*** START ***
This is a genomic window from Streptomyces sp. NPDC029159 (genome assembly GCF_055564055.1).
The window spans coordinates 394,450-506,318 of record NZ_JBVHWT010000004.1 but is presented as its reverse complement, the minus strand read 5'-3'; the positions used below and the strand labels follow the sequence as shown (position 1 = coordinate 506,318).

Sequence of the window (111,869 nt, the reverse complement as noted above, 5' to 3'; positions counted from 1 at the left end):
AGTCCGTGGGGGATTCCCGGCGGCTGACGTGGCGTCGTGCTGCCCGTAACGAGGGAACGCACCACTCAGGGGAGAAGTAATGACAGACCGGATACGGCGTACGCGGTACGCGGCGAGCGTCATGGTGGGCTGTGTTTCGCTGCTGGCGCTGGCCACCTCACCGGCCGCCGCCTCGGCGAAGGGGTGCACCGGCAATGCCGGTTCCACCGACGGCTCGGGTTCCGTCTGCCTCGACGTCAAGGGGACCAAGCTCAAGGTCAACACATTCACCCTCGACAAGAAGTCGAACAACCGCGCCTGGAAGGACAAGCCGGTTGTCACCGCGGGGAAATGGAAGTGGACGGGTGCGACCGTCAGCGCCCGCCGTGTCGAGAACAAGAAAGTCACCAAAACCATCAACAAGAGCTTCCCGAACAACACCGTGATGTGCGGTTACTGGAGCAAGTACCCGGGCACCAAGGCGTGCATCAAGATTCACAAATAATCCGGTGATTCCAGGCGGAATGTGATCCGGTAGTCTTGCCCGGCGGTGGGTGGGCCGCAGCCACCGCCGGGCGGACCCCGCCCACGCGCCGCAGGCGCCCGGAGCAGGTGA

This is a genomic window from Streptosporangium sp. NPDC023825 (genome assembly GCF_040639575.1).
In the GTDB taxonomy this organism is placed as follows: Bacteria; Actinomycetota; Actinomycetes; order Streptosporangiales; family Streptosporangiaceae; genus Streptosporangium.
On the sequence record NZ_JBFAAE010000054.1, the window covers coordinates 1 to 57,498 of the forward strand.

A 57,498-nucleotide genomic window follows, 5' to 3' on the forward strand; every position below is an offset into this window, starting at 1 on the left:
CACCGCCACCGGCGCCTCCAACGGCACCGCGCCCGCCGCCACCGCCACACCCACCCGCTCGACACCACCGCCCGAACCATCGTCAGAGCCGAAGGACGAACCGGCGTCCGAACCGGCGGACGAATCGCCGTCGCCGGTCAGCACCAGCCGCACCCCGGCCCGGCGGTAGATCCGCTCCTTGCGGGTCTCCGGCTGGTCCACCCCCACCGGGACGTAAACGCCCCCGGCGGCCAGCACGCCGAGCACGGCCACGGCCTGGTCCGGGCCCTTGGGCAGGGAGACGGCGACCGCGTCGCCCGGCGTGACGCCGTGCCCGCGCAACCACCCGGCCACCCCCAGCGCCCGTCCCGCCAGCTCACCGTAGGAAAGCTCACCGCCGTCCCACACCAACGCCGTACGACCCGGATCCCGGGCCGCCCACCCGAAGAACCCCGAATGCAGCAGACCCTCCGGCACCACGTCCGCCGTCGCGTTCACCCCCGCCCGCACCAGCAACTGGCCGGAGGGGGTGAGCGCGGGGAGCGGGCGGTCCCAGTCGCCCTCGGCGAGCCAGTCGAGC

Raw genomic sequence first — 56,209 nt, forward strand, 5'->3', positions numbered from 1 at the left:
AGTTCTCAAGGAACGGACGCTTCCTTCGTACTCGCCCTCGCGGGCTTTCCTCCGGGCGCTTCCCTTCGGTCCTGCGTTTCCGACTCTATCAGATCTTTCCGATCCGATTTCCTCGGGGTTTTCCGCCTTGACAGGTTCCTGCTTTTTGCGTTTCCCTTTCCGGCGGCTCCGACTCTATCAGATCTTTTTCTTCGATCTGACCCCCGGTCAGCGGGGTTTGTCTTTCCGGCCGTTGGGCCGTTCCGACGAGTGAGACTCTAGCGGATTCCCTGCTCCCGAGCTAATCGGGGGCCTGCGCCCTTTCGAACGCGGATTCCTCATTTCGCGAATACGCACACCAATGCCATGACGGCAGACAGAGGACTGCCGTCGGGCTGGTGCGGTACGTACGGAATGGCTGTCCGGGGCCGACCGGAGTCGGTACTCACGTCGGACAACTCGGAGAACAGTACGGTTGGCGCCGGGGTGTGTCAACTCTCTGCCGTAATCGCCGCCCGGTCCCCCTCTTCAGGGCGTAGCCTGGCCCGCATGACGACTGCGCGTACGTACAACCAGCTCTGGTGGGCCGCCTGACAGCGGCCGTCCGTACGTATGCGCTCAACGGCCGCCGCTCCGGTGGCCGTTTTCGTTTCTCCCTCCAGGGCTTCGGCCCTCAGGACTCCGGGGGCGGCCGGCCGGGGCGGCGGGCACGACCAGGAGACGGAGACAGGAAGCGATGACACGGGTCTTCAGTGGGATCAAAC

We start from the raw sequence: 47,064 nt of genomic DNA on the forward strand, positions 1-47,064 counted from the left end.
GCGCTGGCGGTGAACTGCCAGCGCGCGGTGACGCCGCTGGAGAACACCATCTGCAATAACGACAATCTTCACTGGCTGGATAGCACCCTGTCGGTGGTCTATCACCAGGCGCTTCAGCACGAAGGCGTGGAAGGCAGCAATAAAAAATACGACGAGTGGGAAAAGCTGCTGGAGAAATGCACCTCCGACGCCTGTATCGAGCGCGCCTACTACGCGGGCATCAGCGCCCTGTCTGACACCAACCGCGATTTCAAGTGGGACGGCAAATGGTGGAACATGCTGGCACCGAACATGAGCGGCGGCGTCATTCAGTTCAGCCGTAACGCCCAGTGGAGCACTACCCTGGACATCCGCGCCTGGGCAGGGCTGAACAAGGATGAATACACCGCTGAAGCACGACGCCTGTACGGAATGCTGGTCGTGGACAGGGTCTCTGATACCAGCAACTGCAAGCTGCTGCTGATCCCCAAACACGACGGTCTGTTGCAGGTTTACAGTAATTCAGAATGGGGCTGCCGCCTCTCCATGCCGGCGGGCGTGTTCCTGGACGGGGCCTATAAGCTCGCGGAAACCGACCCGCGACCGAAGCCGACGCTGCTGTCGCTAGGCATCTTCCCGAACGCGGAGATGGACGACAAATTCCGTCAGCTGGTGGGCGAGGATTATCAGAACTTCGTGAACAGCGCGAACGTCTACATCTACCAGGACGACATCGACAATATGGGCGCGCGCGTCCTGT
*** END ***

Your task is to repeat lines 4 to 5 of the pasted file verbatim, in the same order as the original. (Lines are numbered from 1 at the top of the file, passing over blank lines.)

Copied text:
AGTCCGTGGGGGATTCCCGGCGGCTGACGTGGCGTCGTGCTGCCCGTAACGAGGGAACGCACCACTCAGGGGAGAAGTAATGACAGACCGGATACGGCGTACGCGGTACGCGGCGAGCGTCATGGTGGGCTGTGTTTCGCTGCTGGCGCTGGCCACCTCACCGGCCGCCGCCTCGGCGAAGGGGTGCACCGGCAATGCCGGTTCCACCGACGGCTCGGGTTCCGTCTGCCTCGACGTCAAGGGGACCAAGCTCAAGGTCAACACATTCACCCTCGACAAGAAGTCGAACAACCGCGCCTGGAAGGACAAGCCGGTTGTCACCGCGGGGAAATGGAAGTGGACGGGTGCGACCGTCAGCGCCCGCCGTGTCGAGAACAAGAAAGTCACCAAAACCATCAACAAGAGCTTCCCGAACAACACCGTGATGTGCGGTTACTGGAGCAAGTACCCGGGCACCAAGGCGTGCATCAAGATTCACAAATAATCCGGTGATTCCAGGCGGAATGTGATCCGGTAGTCTTGCCCGGCGGTGGGTGGGCCGCAGCCACCGCCGGGCGGACCCCGCCCACGCGCCGCAGGCGCCCGGAGCAGGTGA

This is a genomic window from Streptosporangium sp. NPDC023825 (genome assembly GCF_040639575.1).